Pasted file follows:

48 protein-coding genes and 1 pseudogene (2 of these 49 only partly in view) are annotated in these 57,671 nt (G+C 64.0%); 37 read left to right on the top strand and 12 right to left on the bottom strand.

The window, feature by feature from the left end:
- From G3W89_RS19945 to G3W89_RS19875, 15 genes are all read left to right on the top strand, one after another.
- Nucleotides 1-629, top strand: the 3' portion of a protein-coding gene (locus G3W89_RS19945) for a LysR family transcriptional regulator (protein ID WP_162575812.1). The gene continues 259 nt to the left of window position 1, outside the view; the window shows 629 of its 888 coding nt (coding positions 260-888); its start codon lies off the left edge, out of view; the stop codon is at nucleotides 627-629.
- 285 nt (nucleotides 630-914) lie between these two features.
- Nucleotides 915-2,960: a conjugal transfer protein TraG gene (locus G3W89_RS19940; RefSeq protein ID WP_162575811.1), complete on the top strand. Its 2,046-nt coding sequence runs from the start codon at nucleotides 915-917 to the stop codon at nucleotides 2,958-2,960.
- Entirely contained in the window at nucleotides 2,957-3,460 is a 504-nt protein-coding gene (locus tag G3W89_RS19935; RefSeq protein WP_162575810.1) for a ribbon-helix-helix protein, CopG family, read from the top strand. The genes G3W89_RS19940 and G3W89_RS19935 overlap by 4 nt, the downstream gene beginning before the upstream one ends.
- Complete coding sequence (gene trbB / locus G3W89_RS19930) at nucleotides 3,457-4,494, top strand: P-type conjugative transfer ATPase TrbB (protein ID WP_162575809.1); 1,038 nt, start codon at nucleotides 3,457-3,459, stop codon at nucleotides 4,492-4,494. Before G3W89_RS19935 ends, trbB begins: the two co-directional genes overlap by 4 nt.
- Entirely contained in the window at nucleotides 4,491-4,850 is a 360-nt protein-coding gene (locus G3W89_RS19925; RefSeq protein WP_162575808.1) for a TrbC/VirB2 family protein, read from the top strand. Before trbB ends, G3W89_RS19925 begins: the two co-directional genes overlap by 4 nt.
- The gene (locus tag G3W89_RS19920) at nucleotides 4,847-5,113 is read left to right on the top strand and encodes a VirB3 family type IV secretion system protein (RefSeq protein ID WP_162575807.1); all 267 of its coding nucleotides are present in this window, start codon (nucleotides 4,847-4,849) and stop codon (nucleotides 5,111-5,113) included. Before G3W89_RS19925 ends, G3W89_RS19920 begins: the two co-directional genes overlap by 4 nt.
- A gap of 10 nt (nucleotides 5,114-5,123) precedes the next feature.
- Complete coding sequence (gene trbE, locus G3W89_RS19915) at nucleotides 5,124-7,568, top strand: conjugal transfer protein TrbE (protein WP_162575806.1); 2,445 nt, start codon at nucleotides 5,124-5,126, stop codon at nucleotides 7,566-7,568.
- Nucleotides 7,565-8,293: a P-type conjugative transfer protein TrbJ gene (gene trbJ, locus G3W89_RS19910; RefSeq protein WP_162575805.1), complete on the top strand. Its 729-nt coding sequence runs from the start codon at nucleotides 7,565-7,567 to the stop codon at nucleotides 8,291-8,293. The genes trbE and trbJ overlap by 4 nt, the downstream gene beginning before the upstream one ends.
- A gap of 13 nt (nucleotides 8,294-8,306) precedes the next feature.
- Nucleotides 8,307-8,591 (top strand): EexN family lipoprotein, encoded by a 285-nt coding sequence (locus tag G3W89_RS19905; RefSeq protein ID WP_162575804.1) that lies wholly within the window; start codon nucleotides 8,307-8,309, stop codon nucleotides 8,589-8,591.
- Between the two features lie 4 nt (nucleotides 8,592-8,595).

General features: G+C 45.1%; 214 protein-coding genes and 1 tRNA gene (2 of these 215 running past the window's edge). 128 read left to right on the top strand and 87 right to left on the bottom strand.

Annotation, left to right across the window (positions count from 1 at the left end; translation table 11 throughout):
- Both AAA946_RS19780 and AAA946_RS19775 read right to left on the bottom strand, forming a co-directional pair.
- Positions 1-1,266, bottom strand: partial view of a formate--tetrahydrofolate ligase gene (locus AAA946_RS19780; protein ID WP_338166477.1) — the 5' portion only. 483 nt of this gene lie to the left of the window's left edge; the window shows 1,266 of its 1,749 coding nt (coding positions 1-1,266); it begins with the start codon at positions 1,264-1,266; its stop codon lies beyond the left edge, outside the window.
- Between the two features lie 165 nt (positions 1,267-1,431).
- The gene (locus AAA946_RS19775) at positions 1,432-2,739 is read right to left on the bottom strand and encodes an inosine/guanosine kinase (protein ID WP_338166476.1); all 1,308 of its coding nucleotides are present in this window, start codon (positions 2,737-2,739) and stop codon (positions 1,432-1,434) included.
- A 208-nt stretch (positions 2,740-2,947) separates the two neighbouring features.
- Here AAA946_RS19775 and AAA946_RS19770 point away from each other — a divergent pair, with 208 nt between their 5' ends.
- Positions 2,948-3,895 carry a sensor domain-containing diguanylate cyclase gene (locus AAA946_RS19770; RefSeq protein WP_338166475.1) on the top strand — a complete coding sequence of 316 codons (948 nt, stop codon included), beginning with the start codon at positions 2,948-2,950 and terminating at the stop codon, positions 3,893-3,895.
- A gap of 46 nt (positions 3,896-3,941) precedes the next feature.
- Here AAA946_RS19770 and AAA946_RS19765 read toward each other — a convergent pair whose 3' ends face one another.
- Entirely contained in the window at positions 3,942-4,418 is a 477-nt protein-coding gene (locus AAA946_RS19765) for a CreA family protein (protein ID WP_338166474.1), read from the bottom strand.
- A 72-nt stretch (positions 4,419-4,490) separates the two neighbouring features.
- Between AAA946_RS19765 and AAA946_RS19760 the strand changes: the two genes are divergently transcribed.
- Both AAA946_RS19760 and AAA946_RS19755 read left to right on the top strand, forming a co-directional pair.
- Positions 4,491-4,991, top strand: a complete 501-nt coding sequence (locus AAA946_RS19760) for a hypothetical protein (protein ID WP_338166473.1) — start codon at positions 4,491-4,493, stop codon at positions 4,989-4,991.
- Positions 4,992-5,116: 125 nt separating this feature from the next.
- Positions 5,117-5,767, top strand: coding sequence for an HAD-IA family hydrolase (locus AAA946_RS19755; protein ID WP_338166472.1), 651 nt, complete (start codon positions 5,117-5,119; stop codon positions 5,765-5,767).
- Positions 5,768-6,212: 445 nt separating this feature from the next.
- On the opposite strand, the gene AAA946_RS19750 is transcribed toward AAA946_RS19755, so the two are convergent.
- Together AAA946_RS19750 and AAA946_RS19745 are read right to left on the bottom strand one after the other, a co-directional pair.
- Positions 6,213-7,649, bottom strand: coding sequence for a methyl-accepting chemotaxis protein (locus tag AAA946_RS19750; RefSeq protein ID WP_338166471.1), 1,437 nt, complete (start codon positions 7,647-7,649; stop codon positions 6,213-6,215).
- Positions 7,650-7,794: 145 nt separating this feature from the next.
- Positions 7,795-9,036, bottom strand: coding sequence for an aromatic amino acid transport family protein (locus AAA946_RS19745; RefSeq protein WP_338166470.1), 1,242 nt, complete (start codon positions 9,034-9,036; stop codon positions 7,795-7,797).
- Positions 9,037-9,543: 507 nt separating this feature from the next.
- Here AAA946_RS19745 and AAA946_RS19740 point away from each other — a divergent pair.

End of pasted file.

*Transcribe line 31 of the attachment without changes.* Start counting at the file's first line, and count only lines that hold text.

- Both AAA946_RS19760 and AAA946_RS19755 read left to right on the top strand, forming a co-directional pair.